In short – If you’ve spent any time partying in Mexico City, you’ve probably heard the word ‘pacheco‘, an adjective which refers to someone who is high (specifically on weed / pot).
It can also be translated to ‘pothead’ and is less derogatory than the term ‘mariguano‘, which is used to describe someone who has an addiction to pot / smokes too much pot.
Generally speaking, the word ‘pacheco‘ is preceded by the adverbs ‘bien‘ or ‘medio‘, which are used to denote the amount of marijuana consumed.
So, if we say that someone is ‘bien pacheco‘ it means that they´ve consumed quite a lot of pot, while ‘medio pacheco’ is used for someone who´s only had a few drags or puffs.
The English slang equivalents would be ‘stoned‘, ‘high‘ and ‘a pothead’.
It should also be noted that this meaning of ‘pacheco‘ is exclusive to Mexico.
In countries such as Ecuador and Venezuela it’s used to describe an intensely cold climate.
‘Pacheco’ can also be a person’s last name (and a very common one at that!). So don’t jump to the conclusion that it´s a nickname when meeting someone … you’ve been warned!!
Uses / Meanings of ‘pacheco’ in Mexican Spanish
‘Pacheco’ can be use in following ways –
- To describe the state of being ‘high’ (from ‘weed’)
- To describe someone who uses ‘weed’ / ‘pot’
- As a surname
To describe the state of being ‘high’ (from ‘weed‘)
You can think of ‘pacheco’ as the Mexican version of ‘stoned’ or ´high’.
If someone is high on other drugs, you should use the word ‘drogado’ instead.
Me puse medio pacheco en la casa de Viridiana.
I got kinda high at Viridiana´s house.
Sergio – Paulina es súper buena onda.
Salvador – Es que siempre anda bien pacheca.
Sergio – Paulina is super cool.
Salvador – That’s because she’s always stoned.
To describe someone who uses ‘weed‘
This expression is very common amongst friends, especially because it´s much “kinder” than other adjectives. I´d even go as far as to say that the word ‘pacheco’ is somewhat free of the moral burden that drug use can carry.
Julio se la pasa dormido todo el día. ¡Es bien pacheco!
Julio sleeps all day long. He’s such a pothead!
As a surname
As I mentioned before, ‘pacheco’ is also a very common Mexican surname.
A good example would be the award-winning writer José Emilio Pacheco (he won the Cervantes Prize and is author of the famous novel “Battles in the Desert”).
Let’s not forget that ‘Pacheco‘, being a proper noun in this case, should always be written with a capital ‘P’.
El Señor Pacheco acaba de presentar una propuesta para mejorar la seguridad pública en el Estado de Veracruz.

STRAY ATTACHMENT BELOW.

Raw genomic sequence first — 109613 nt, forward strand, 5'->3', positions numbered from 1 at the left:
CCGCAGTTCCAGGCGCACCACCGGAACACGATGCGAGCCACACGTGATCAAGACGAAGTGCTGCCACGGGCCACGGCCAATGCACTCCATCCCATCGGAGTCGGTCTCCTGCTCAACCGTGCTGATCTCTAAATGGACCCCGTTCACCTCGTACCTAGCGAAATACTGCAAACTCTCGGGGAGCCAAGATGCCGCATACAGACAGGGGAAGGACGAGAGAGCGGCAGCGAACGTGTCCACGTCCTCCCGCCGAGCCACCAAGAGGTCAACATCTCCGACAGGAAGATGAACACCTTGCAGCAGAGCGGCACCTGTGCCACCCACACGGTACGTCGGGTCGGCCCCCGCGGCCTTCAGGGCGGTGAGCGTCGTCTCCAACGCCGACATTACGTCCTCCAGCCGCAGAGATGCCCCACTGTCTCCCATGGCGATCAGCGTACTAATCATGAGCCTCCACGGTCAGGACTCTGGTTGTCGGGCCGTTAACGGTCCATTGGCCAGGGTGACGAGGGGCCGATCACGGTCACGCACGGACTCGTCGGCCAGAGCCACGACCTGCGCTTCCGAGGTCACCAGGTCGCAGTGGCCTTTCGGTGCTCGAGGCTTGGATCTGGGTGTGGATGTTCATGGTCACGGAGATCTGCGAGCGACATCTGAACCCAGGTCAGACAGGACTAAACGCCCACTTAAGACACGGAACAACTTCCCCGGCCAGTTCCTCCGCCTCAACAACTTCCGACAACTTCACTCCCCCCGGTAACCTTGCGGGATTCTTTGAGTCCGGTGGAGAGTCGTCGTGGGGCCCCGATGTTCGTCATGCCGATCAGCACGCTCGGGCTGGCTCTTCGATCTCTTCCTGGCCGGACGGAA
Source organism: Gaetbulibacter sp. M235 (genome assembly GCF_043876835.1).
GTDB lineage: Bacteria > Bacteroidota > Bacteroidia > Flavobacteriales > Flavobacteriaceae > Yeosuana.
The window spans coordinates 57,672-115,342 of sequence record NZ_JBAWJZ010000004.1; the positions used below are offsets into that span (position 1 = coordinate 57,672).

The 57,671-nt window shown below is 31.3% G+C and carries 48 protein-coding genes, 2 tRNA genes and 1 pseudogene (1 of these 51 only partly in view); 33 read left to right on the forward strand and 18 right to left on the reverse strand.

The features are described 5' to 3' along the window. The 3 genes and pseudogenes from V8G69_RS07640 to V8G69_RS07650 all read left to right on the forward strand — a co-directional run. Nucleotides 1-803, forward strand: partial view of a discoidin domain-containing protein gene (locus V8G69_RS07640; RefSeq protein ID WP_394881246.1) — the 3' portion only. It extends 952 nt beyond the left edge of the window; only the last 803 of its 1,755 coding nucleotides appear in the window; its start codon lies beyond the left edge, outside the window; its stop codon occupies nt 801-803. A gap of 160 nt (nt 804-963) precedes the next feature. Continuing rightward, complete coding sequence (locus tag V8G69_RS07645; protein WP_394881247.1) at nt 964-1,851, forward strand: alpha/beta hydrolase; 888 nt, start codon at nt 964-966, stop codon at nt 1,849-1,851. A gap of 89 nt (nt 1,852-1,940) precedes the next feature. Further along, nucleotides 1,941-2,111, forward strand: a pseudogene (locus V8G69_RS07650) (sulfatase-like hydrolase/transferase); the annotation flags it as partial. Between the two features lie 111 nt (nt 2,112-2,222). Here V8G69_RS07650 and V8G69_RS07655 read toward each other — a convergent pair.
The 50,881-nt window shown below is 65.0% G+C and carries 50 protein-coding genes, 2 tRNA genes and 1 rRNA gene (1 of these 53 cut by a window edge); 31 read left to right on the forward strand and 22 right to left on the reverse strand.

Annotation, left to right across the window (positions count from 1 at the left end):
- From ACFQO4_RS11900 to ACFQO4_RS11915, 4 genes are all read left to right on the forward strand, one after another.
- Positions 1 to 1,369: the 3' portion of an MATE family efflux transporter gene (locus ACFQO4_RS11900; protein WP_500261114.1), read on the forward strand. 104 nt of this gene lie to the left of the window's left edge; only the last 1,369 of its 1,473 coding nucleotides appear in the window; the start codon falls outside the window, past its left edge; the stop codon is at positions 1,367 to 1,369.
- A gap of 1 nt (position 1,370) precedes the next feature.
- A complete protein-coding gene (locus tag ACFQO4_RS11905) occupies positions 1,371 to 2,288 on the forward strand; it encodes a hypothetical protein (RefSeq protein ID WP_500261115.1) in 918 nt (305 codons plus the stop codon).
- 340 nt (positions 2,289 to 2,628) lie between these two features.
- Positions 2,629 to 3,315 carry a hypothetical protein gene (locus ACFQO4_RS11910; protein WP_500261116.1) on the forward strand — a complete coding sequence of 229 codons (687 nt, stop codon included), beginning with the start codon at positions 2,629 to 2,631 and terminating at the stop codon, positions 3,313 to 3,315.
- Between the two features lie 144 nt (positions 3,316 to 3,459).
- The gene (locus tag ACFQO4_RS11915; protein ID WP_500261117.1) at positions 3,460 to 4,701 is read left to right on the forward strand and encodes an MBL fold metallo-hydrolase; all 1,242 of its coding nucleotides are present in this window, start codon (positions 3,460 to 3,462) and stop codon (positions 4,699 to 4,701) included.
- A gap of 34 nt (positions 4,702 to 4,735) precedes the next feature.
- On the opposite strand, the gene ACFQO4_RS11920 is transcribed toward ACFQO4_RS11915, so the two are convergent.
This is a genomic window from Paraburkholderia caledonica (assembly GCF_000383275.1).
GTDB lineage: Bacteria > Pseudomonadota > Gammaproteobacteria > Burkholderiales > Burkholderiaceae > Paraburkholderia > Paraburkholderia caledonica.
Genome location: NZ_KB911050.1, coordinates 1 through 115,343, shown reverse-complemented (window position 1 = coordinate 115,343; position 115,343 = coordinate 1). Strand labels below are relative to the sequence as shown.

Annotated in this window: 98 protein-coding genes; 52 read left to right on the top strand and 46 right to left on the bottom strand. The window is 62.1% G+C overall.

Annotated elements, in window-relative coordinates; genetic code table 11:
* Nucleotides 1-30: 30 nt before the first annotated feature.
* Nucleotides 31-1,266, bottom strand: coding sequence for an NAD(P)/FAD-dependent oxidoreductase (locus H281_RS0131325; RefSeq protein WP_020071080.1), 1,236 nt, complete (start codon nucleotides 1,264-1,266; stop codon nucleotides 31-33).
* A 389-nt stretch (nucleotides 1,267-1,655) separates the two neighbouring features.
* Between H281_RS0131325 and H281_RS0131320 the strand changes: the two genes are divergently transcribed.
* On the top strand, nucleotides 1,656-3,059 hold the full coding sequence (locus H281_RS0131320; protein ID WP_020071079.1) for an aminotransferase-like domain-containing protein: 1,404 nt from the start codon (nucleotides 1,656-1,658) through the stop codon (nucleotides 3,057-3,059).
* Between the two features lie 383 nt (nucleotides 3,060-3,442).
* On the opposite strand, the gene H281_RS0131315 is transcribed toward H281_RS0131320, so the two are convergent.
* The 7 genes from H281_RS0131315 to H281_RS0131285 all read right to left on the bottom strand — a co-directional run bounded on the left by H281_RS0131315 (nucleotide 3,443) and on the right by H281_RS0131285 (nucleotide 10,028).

Mr. Pacheco has just presented a proposal to improve public security in the State of Veracruz.
Como dice José Emilio Pacheco en uno de sus poemas, “aunque renazca el sol, los días no vuelven”.
As José Emilio Pacheco says in one of his poems, “Even if the sun is born again, the days will not return”.
The verb ‘pachequear’ is used to describe the action of getting high. It translates to something along the lines of ‘to get high’ or ‘to smoke weed’ in English.
It’s a slang term so you obviously won’t find it in the dictionary!
José – ¿Vamos a pachequear?
Tamara – Nel.
José – Wanna get high?
Tamara – Nah.
Frida – ¿Y los muchachos?
Diego – Se fueron a pachequear.
Frida – Where are the boys?
Diego – They went to get high.
‘Te estás pachequeando’ meaning
If you hear the expression ‘te estás pachequeando‘ and there’s no weed in sight whatsoever, chances are it’s being used to describe someone who’s exaggerating a situation, taking something out of proportion or behaving like a paranoid.
Renata – ¿Y si se enteran de que copié en el examen y me corren de la escuela?
Camila – Tranquila, te estás pachequeando.
Renata – What if they find out I cheated in the exam and I get kicked out of school?
Camila – Calm down, you’re being paranoid.
Jesús – Seguro que Nadia me está engañando.
Alfredo – Tranquilo, cabrón*, te estás pachequeando.
Jesús – I’m sure Nadia is cheating on me.
Alfredo – Chill, dude, you’re overreacting.
*Erika´s note – the word ‘cabrón’ has a whole LOAD of meanings, but here it means something along the lines of ‘dude’ or ‘bro’.
We can divide ‘pacheco‘ into three syllables; ‘pa‘ is pronounced ‘pah‘, ‘che‘ like ‘cheh‘, and ‘co‘ like ‘koh‘.
Bundled together it sounds as follows –
/ pah cheh koh /
Similar expressions to ‘pacheco‘
In many Latin American countries, such as Mexico, El Salvador, and Honduras the word ‘grifo‘ (or ‘faucet’ in English) is also used as a synonym of ‘pacheco‘.
This expression is derived from ‘grifa‘, which is a colloquial term for weed in Spain; ‘grifarse’ is also used in Costa Rica to talk about getting stoned.
Estábamos tan grifos que no pudimos volver a casa.
We were so stoned that we couldn´t get home.
‘Moto‘ derives from ‘mota‘, a colloquial Mexican word for marijuana.
But beware … in most other contexts, the word ‘moto’ is short for ‘motocicleta’, which means ‘motorcycle’.
El Juan no vino a reparar la televisión; anda moto otra vez.
Juan didn’t come to fix the TV; he’s stoned again.
‘Pacheco’ is perhaps the most commonly used expression in Mexico to describe a person who uses weed, especially in Mexico City.
Feel free to use this word with your friends, since it’s not as judgmental as other related slang.
Just keep in mind that ‘pacheco‘ is still colloquial Spanish, so I don’t recommend using it in a work environment or with the in-laws.
And make sure to check out our article on ‘equis‘ if you wanna learn more super useful mexican slang!